Debunking Myths About Special Education and Charters

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December 11, 2014 Too often we hear messages from politicians, local school board members, and the media that charter schools do not serve students with disabilities. Here is a different perspective--one of a parent whose child with special needs is finally in a school that helps him succeed.

Randi and her son Presley began their search for a new school when his elementary school in Natomas started segregating students with disabilities into special day classes. While Presley was able to remain in the general education setting as he was considered 'high functioning', some of his teachers used him as an assistant for the more profoundly disabled students. His good heart made this exciting for him, but it completely stalled his academic progress. At the same time, Presley's peers began realizing that he was somehow different, which resulted in months of bullying, verbal and physical abuse.

When it came time to transition to middle school, Presley's parents knew that they needed a better solution than what was offered by their neighborhood school. Randi met a parent of a child with a similar disability and learned about Natomas Pacific Pathway Charter School (NP3), a school that believes in having a strong focus on academic achievement and a zero-tolerance bullying policy.

"At NP3, Presley was welcomed and viewed as gift instead of a burden," Randi reflected. "They have embraced a culture of acceptance and kindness, and achievement in academics is valued over all else." Presley had an IEP meeting within the first two weeks of school at which every teacher, administrator, provider and service coordinator was present. The meetings started with each member of the school team telling Randi and her husband something special they had noticed about Presley. It was the first IEP meeting they ever signed without amendment.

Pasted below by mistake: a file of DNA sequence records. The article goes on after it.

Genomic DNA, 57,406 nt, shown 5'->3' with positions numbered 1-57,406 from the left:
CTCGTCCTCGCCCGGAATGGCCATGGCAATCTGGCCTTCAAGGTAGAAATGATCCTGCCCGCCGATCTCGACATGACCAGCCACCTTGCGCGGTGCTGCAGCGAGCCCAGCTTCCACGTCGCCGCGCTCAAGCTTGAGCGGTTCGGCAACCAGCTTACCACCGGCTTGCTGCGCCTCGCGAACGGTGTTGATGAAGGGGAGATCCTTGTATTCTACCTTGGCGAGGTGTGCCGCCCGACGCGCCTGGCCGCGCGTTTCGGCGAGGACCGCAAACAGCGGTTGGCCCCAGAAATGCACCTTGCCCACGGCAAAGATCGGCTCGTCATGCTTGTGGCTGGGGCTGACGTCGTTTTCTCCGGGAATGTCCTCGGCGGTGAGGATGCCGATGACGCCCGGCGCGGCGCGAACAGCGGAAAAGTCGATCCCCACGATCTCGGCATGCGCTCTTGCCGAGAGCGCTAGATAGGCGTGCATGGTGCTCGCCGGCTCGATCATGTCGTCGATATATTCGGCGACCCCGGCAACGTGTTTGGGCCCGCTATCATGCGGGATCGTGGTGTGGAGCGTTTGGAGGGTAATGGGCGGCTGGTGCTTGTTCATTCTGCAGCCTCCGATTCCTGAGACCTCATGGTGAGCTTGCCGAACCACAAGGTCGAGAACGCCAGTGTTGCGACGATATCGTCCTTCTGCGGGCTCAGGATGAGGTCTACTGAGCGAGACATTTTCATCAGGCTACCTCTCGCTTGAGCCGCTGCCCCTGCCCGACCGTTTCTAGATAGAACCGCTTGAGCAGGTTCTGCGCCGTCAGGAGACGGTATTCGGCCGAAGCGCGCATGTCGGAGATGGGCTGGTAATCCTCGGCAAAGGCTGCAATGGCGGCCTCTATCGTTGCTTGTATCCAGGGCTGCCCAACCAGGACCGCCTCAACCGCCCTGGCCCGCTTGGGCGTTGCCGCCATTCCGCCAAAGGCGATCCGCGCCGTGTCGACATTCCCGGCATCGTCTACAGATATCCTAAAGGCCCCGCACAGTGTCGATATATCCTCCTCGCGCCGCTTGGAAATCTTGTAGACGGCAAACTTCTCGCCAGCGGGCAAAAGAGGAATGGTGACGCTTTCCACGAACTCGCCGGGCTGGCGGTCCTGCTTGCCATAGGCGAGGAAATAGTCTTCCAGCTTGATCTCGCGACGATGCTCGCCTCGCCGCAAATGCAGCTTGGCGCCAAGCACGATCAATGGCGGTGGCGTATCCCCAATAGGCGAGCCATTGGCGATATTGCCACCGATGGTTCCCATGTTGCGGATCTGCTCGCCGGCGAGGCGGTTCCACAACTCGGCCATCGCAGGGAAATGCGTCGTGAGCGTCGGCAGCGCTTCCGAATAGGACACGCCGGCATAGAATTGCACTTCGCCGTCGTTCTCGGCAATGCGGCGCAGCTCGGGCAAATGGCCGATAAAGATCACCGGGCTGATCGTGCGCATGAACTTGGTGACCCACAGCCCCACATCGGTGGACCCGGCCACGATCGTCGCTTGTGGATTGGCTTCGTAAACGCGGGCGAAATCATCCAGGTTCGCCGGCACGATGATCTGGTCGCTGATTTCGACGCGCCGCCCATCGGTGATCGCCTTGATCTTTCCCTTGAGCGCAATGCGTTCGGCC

The charter school and the district have a true collaboration to ensure that student needs are being met. However, this type of collaboration is, unfortunately, quite rare. In California, charter schools have two options for special education: operating as part of an established Local Education Agency (LEA--in most cases a school district) or as their own LEA for special education. Often, charter schools that operate as part of their school district for special education experience difficulty securing appropriate, timely and consistent special education services for their students due to the districts' own financial and staffing constraints. However, this is not the case at NP3.

"I've heard the stereotype that charter schools can't adequately serve kids with special needs," Randi said. "NP3 is destroying that concept. They demand that the District be responsive to the needs of their students and do everything necessary, even change personnel, to ensure his needs are met. This school is a gem and it will be the difference between Presley merely surviving middle school vs. him achieving everything he is capable of and everything he wants to do with his life."

Just as another parent introduced NP3 to Randi, she hopes to pass on the experience to other students like Presley. She urges school leaders to, "have zero tolerance for bullying, educate kids on tolerance of every kind, be inclusive, be diverse, and be the difference in making it a life well lived." "Presley has a lot to offer the world and so do all of the kids like him," Randi said. "Let's make sure that as a society we see and value that. If you don't know how to do it, go check out NP3. They do it better than anywhere I've ever seen."